BSA/AML compliance is an Operational Risk that continues to plague even the largest institutions. The ability to effectively program information systems to address "Politically-Exposed Persons" (PEP) and the risk to the banks reputation are still a challenge for some executives.
Why is this still an OPS Risk issue? In many cases, the lack of procedures being followed by adequate staff in the alert investigations unit where backlogs are prevalent. This becomes a business risk because there continues to be a lack of closure on these alerts. The simple monitoring of funds transfers to ensure timely reporting of suspicious activity associated with PEP's should be AML 101.
Retaining and deploying an independent consultant to review compliance and systems controls is the primary responsibility of an Audit Committee chair of the Board of Directors. For those institutions that have found themselves under the recent oversight of the OCC in the United States, many realize they have underfunded this obligation and the staff requirements to stay in pace with the expanding volume of electronic transactions.
Monitoring accounts of current or former senior political figures is well within the PEP definition and includes their families and any close associates. Therefore, the BSA officer will require even more robust budgets, staffs and systems programming to continue to be effective in regulatory compliance of the Bank Secrecy Act and Anti-Money Laundering statutes. And this just covers the risks associated with the banks regulatory obligations in the United States and many other countries of the world.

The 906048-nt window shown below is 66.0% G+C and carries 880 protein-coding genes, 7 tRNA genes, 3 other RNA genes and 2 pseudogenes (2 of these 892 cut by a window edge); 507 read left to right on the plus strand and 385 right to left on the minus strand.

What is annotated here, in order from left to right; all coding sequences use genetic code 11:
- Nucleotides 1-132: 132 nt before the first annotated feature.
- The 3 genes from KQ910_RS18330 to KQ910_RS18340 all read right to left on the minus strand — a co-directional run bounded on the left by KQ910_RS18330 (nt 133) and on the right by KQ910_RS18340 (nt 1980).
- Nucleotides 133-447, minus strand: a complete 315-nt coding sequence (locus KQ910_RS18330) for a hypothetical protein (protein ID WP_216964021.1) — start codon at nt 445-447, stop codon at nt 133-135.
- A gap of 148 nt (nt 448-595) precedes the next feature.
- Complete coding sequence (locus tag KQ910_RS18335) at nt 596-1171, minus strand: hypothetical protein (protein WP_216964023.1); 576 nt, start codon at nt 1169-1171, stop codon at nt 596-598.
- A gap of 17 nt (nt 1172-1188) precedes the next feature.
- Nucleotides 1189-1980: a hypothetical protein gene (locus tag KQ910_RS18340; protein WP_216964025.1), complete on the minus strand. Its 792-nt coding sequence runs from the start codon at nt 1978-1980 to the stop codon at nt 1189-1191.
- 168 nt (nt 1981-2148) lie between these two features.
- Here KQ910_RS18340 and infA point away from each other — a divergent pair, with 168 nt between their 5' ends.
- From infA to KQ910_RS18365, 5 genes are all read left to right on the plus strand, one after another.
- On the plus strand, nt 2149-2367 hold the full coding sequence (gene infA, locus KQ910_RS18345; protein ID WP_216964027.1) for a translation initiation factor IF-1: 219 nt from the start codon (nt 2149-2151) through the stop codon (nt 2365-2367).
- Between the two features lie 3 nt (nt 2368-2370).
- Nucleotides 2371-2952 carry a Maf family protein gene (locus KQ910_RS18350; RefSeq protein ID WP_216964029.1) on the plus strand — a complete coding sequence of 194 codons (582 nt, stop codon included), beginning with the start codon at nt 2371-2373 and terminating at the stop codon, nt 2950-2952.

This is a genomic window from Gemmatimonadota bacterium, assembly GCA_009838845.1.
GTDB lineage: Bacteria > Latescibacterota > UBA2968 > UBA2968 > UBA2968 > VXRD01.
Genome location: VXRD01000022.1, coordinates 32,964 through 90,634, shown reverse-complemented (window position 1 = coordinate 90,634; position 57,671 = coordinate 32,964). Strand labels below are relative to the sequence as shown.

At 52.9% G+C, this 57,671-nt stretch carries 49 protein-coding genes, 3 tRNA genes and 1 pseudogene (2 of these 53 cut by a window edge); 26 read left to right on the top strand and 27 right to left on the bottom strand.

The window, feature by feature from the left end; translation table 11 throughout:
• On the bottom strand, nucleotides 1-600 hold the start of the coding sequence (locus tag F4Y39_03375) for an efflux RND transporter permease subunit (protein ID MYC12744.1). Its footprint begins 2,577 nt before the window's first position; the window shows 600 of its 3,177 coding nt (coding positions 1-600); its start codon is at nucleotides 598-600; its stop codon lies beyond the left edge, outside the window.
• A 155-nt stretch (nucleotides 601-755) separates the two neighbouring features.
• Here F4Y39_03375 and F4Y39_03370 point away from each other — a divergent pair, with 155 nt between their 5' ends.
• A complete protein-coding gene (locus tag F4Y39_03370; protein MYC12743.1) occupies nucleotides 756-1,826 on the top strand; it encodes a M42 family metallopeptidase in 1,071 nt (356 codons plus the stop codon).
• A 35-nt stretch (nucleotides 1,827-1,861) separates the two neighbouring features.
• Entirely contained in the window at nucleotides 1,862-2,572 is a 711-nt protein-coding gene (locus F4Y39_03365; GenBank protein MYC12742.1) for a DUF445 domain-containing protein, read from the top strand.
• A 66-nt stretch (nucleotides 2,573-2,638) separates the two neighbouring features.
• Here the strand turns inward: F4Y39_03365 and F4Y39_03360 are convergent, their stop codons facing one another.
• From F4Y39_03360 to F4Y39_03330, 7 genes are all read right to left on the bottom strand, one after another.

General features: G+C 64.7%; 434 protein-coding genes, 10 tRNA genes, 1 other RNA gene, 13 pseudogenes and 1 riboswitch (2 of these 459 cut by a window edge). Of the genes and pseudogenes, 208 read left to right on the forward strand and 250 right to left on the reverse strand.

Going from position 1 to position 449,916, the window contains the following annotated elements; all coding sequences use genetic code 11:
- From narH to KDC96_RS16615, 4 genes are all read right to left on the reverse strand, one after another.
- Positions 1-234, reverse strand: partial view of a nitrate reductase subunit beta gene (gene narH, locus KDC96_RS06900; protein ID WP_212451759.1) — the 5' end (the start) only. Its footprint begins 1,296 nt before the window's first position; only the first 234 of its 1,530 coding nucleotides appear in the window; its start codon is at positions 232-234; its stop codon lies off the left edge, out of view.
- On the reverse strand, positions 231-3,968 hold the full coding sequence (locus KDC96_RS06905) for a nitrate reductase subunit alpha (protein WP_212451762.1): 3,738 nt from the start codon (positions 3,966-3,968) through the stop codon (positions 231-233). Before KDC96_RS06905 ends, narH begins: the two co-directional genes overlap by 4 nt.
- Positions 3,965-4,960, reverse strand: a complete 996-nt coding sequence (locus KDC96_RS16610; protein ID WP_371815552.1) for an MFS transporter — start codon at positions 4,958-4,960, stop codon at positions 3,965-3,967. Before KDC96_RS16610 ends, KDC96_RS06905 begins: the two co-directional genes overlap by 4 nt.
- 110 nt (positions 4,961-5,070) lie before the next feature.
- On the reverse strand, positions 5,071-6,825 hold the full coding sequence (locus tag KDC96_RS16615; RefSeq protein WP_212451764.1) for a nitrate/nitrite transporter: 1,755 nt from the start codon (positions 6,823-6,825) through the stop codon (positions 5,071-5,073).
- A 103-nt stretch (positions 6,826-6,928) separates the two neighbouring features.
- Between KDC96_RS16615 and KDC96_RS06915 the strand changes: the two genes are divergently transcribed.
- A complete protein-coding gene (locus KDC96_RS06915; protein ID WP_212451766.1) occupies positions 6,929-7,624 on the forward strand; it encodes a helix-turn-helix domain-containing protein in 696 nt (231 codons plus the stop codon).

Yet this is the area that has traditionally been the foundation for the 20th century criminals and other entities who need to move money to places in large sums or to perpetuate fraudulent activities. Now what about the 21st century asymmetric threat, "Cyber Theft Rings"?
Malware exploiters purchase malware on the black market Internet and use it to steal victims banking credentials. They launch attacks from systems that are already compromised across the globe in small businesses and other commercial or government organizations. This allows the transnational cyber criminal to transfer stolen funds and deter the tracking of their activities. Money Mule networks then transfer funds to other accounts or get cash from ATM's and then buy stored value cards before they ship them back overseas to the crime syndicates.
The victims remain the financial institutions and the owners of the infected systems. So how large is this method of cyber theft? In 2010 the FBI reported close to 400 cases that had attempted loss of $220M and actual losses of $70M.
Where is the money going and what is it being used for? In a recent study by officials at the New York State Intelligence Center titled: "The Vigilance Project: An Analysis of 32 Terrorism Cases Against the Homeland", the statistics are the face of the US challenges with money laundering and terrorism:
- 82 % were between the ages of 18 and 33.
- 61 % attended some college and of these 64% of the educated terrorists were engineering majors.
- 50 of the 80 suspects in the study whose citizenship could be identified were born in the U.S. .
- 11 of the 32 cases studied happened in the past two years. In these cases, 17 of the 19 defendants were in the United States legally.
The banking community understands that it has to remain vigilant when it comes to BSA/AML regulations. Not only to avoid the millions of dollars in potential fines, but also because of the potential nexus with counterterrorism.